Aspiring writers release their creativity through literature

Kelly Klein

Some students achieve glory amid screaming fans while performing onstage or racing down a sports field.  But, for others, personal achievement is hallmarked simply in paper and ink.

While sophomore Blake Alm is currently working on a novel, juniors Jade Granger and Maggie Doyle prefer to exercise their writing skills through poetry and short stories.

Since his freshman year, Alm has been working on an 800 page novel about a young man trying to mature and come to grips with the ugly side of life.

JUNIOR MAGGIE DOYLE works on her poetry on her antique typewriter. After submitting her poetry to a contest this year, Doyle was published in a collection of poetry called In My Lifetime.
JUNIOR MAGGIE DOYLE works on her poetry on her antique typewriter. After submitting her poetry to a contest this year, Doyle was published in a collection of poetry called In My Lifetime.

Alm said that he limits his production of the book during the school week. Alm, who said that he hopes to be published soon, finished his first draft around eight months ago.

While Alm has focused on long-term projects, Doyle prefers writing short stories and poetry.

After entering her poem called, “Who Did Strike Out the Light,” into a contest, Doyle was published in a book entitled In My Lifetime.

According to Doyle, applying for contests is simple.  She said she contacts companies by Googling competitions and groups. She then submits her poetry and receives the results within a few months.

Doyle said she has been submitting her work to writing competitions in hopes of becoming recognized by colleges and publishing companies.

While both Doyle and Alm have chosen to make their work public, Granger said that she believes teenagers are not yet stable enough to make an informed, public statement through writing.

“In my opinion, teenagers are changing too quickly in their ideals and their sense of self to set themselves up in a firm enough position to take on the responsibility of speaking for a wider audience,” Granger said. “I’ll write for myself, and only myself, until I’ve reached that point.”

Granger has written a few dozen short stories, similarly to Alm and Doyle.  In addition, she has started three novels that she has yet to finish.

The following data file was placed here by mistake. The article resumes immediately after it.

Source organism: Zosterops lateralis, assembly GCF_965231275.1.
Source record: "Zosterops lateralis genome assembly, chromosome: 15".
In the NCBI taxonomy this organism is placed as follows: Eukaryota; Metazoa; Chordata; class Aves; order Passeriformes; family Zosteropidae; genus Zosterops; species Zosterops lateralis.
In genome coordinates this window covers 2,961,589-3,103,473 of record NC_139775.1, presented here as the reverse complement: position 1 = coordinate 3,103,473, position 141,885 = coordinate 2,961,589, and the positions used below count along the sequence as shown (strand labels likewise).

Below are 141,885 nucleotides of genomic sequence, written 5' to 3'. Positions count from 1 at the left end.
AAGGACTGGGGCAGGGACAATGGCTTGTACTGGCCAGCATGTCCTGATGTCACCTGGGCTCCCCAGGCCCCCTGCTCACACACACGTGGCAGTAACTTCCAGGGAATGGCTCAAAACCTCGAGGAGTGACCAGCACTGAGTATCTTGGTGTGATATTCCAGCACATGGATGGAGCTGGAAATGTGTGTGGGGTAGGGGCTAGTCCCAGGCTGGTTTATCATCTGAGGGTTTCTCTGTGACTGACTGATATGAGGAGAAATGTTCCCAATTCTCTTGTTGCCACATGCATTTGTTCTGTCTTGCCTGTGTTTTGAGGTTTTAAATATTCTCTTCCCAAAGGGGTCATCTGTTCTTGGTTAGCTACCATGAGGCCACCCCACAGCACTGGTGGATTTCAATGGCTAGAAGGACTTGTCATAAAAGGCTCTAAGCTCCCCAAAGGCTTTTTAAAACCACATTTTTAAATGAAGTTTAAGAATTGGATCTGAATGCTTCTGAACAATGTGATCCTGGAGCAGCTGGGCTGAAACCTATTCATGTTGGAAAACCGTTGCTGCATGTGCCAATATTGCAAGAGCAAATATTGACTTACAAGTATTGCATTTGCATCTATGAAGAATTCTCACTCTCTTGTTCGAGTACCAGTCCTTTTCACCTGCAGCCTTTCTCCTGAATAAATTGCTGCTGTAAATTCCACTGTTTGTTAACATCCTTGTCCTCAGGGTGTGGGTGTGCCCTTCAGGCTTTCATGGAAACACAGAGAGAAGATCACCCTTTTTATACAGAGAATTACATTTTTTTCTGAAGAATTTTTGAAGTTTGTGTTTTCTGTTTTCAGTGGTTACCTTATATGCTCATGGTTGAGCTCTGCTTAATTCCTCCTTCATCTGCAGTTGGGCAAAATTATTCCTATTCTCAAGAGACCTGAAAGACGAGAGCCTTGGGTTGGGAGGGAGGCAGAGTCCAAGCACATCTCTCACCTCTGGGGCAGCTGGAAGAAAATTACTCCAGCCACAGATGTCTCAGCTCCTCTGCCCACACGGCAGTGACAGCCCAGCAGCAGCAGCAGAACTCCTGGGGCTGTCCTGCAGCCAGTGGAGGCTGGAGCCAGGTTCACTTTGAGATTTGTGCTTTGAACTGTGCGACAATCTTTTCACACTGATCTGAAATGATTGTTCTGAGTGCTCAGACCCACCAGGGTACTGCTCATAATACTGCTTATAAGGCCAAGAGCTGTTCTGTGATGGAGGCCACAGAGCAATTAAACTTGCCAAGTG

Alm, who also describes himself as an aspiring author, said that the process of writing a novel is a very gradual progression towards the final product. In order to keep the novel progressing at a steady pace, he said that he sets small goals for himself every day.

According to Alm, editing his book without any help has proved to be hard.  He said that he finds it difficult to balance priorities of school work, sports, and writing his novel.

“If you’re looking at these goals as a whole, it’s pretty daunting,” Alm said. “But if you take it two pages a night and in small chunks, before you know it you have something worthwhile.”

Alm said that he was inspired to write simply because he enjoys it and wants to write about intriguing scenarios that stimulate discussion.

On the other hand, Doyle said she chooses to write poetry and short stories because she wants to make a personal connection with her audience.

“My goal would be to help anybody if they’re in a situation where they’re feeling alone, for example. I try to be relatable,” Doyle said.  “I think the message I send depends on what I’m feeling in the moment.”

According to Doyle, writting has been an essential part of coping with her everyday life.

“I have always felt like I need to write,” Doyle said. “I’ll have situations where something will hit me and I know I can’t lose the thought, so I have to write it down.”

Doyle said she chooses to write randomly because she likes to get her thoughts down immediately before she forgets them.

Granger, who does not plan on getting published any time soon, said that she chooses to write because she wants to explore life through the literary medium.

“I write because I don’t understand. I write stories because there are things that I want to explore,” she said. “Sometimes real life doesn’t provide extreme enough outlets to look at those too closely.”

Although all three students conceded that writing isn’t the most lucrative profession, they plan to incorporate literature into their future careers somehow.

“Being a poet isn’t really realistic, but it would be my dream job,” Doyle said. “That or a lyricist.  I know that I have to write when I’m older – it’s definitely something I want to do.”

Similarly, Alm plans on continuing to write in his future.

“Admittedly it might not be the most concrete career plan, but it’s something I will always want to do,” Alm said. “Even if writing would be parallel to another career, it will definitely be something that I continue to do.”